I would also say that Alonso has clearly earned that status within the team with his performances both pre-Ferrari days and since arriving with the team. It's thoroughly deserved. IMO, it enhances his reputation rather than detracts from it. I am also sure that even without that aproach within Ferrari, he would be dominating Massa - maybe by a slightly smaller amount, but still by a significant margin.

I think Ferrari go into a season now with expectations that Alonso will do better, but I dont really see any signs that they're hindering Massa in any way. He's getting his fair crack at it, which is what I think some here are saying isn't the case. Its just that there's not really much they need to do in regards to Massa to ensure that Alonso's results are maximized nowadays. Its not really ever something they have to deliberate about I dont think(not since 2010 at least). I think Massa could come to the conclusion himself this year that he's got to play a supporting role, even if his job wasn't up on the chopping block, but yea, I wouldn't be surprised if Ferrari talked about it with him just to make sure there were no misunderstandings.

With the team orders thing in 2010, Massa seemed completely oblivious to the fact that he had to move over in Hockenheim, which tells me that no one told him that Alonso was no.1 from the start. And yes, using team orders earlier on would draw the FIA's attention more but there's more ways of getting a driver ahead of another than just letting them past like they did in Hockenheim.

#45 as65p

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Posted 14 August 2012 - 13:36

:lol: Of course. And his sulk got worse at the start of this season and lasted a few races, until he came a bit (but not fully) out of his sulk a couple of races ago. McLaren were also pretty upset that Massa got Button to join him in his sulk for a period too. Some said this may be down to the tyres this year and setup, but they do not understand the power of the fluctuating sulk.


:lol: Brilliant term! :up:


#46 DrF

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Posted 14 August 2012 - 13:36

Explain this: Ferrari has had one of the fastest drivers of all time since 2010 and has not won the WCC since 2008. They've had Massa since 2007. Alonso won the WDC in 2005 and 2006 yet Ferrari, with their #1 policy has been unable to win the WCC or the WDC since he joined them. How can this be?



#47 as65p

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Posted 14 August 2012 - 13:42

Asking a driver not to risk an accident trying to overtake his team mate is not the same as telling him to get out the way.

We'll never know what the outcome in 2010 would have been if Massa had been allowed to race, possibly Fernando would have pushed harder to stay in front of Massa, who would have pushed harder to try to beat Alonso. Who can say. All we know is that Massa is just doing enough to earn his pay, what else does he have to drive for?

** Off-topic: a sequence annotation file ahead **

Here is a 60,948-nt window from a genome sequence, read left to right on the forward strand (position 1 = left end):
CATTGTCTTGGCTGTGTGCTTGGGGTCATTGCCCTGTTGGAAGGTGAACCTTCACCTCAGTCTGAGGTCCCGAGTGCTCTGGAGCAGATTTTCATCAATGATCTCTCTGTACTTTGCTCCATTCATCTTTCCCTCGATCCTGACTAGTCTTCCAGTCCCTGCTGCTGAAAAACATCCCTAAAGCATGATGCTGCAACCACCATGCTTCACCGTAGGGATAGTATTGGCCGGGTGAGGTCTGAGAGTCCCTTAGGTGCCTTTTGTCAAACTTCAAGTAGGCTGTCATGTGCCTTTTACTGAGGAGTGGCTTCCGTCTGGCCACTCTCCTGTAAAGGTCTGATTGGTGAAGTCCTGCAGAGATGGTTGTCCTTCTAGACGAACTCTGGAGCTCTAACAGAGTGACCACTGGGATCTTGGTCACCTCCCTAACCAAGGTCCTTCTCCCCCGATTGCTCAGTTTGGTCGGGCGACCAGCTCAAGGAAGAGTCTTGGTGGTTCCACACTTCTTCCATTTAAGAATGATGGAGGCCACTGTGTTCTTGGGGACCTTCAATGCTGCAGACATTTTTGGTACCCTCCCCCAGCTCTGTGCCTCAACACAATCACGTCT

If that would be really Massa's toughts (which I have some tiny doubts about), then in a nice circular way, he would deserve every bit of no.2 treatment he gets and then some.

Oh, and if Webber wouldn't have to watch out for pieces of his car appearing suddenly on Vettels, or the team engineering for Vettel to pass him from the pitwall, possibly he would have been able to concentrate on his WDC bid better and not make costly mistakes like Korea 2010. Who can say? :D

Edited by as65p, 14 August 2012 - 13:47.


#48 as65p

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Posted 14 August 2012 - 13:43

Explain this: Ferrari has had one of the fastest drivers of all time since 2010 and has not won the WCC since 2008. They've had Massa since 2007. Alonso won the WDC in 2005 and 2006 yet Ferrari, with their #1 policy has been unable to win the WCC or the WDC since he joined them. How can this be?


You'll have to figure yourself, then come back. :wave:

#49 Konsta

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Posted 14 August 2012 - 13:46

Which doesn't describe what Ferrari have for 3 years now at all.

You are right - they have a champ and then that other guy driving around the track often finishing the race - but quite often ending up in tears.

#50 Seanspeed

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Posted 14 August 2012 - 13:46

Explain this: Ferrari has had one of the fastest drivers of all time since 2010 and has not won the WCC since 2008. They've had Massa since 2007. Alonso won the WDC in 2005 and 2006 yet Ferrari, with their #1 policy has been unable to win the WCC or the WDC since he joined them. How can this be?

Because thats how those seasons played out. Schumacher could easily have won the championship in 2006 and Raikkonen could have won it in 2005. I dont think this is a good argument to show whether a #1 policy is better or worse. In any case, things just aren't this simple. There's lots of variables that go into who does what during a season beyond whether or not there's a #1 policy involved with any of the teams. Its not the game-changer that some think it is.